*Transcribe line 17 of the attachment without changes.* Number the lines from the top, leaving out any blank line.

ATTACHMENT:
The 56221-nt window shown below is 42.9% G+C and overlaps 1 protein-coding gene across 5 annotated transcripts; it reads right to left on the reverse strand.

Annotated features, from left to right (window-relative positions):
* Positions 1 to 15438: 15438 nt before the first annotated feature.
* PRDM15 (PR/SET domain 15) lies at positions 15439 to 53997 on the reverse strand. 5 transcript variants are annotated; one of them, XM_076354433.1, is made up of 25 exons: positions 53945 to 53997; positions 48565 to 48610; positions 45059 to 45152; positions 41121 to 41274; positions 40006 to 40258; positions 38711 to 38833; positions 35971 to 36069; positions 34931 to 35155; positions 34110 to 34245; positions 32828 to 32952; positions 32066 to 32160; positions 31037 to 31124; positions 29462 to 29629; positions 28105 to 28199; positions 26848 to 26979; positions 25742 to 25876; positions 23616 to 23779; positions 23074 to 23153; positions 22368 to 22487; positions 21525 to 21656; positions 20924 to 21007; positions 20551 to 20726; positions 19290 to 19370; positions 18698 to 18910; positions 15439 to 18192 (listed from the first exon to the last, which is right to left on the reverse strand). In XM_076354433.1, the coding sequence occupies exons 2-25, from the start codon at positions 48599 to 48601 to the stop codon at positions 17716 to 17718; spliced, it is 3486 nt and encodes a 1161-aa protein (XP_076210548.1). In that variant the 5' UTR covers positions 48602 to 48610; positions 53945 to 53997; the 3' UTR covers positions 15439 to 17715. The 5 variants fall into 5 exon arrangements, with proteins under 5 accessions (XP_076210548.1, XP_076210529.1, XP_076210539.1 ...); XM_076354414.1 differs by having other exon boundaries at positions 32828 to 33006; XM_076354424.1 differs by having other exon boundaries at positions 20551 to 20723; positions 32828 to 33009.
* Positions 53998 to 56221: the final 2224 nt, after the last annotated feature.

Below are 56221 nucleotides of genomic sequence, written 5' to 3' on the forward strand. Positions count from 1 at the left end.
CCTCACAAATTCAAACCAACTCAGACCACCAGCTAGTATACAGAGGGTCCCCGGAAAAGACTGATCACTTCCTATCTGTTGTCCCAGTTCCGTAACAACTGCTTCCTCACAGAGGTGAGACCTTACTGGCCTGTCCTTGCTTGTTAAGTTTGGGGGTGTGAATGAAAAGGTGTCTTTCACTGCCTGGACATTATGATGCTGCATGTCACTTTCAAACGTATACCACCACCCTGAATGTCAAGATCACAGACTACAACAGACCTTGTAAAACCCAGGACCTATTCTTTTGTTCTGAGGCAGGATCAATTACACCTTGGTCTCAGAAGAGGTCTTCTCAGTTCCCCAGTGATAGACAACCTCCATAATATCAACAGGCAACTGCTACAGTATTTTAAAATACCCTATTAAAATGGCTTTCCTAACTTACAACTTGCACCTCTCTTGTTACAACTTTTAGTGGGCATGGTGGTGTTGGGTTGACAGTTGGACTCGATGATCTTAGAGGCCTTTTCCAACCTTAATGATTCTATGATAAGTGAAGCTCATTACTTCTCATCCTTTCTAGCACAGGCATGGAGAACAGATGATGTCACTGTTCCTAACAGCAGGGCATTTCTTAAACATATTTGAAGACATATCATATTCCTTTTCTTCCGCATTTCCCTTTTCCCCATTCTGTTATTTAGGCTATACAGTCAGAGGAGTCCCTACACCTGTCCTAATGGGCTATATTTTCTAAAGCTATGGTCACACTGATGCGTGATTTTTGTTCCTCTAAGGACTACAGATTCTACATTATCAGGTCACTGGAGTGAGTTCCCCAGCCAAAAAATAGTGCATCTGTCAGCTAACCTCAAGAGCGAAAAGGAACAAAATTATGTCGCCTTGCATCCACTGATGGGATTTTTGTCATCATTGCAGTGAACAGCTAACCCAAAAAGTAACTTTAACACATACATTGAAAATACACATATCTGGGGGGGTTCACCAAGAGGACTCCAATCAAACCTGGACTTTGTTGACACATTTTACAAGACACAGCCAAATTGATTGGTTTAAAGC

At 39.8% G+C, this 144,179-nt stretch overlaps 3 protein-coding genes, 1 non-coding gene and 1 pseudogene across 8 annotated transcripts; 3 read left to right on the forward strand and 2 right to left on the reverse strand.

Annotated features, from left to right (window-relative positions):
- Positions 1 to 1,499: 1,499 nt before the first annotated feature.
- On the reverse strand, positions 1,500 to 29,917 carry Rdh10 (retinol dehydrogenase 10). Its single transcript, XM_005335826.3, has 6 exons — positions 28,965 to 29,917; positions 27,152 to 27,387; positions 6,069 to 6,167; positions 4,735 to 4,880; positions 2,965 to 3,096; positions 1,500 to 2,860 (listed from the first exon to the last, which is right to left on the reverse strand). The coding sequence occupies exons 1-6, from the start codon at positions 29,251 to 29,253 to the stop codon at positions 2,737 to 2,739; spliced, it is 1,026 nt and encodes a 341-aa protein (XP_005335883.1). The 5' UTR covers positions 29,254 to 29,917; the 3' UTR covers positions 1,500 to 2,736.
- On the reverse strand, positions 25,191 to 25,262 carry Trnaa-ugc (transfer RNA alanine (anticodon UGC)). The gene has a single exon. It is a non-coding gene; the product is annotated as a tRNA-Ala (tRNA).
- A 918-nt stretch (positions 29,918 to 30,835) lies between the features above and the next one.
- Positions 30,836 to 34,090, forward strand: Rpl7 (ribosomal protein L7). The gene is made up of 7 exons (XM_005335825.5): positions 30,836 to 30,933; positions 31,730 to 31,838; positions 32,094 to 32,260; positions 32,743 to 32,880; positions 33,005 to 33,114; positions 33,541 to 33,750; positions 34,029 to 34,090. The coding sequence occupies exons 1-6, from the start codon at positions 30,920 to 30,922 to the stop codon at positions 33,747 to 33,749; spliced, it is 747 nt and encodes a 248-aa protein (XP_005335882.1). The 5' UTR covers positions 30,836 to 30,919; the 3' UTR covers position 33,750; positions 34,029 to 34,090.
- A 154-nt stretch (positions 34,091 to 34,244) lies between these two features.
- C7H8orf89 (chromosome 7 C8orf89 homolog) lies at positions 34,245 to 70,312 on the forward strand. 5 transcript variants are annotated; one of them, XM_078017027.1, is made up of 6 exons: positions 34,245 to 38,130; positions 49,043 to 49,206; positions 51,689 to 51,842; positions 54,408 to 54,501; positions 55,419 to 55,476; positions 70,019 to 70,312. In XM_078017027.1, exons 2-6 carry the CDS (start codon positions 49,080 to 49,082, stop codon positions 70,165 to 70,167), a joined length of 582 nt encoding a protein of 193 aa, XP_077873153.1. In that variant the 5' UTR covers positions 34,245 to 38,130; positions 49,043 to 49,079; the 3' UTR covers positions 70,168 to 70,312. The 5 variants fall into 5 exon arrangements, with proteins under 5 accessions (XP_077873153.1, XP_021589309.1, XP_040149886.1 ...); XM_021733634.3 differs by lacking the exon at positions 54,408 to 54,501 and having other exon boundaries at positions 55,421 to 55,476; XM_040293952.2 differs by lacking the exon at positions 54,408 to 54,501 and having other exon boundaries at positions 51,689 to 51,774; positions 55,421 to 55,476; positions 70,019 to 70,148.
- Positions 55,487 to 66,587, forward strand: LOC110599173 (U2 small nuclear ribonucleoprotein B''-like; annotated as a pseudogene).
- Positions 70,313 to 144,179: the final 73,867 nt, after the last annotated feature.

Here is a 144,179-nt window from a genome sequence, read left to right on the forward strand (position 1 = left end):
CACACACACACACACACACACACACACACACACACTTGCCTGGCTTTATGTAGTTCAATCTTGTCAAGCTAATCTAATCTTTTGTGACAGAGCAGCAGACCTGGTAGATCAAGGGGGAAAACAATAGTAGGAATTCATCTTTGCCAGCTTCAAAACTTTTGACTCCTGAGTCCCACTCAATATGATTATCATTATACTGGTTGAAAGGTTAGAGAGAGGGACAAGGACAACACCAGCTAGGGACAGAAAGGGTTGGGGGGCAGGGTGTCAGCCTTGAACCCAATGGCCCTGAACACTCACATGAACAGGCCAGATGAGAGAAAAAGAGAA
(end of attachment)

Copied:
- Positions 55,487 to 66,587, forward strand: LOC110599173 (U2 small nuclear ribonucleoprotein B''-like; annotated as a pseudogene).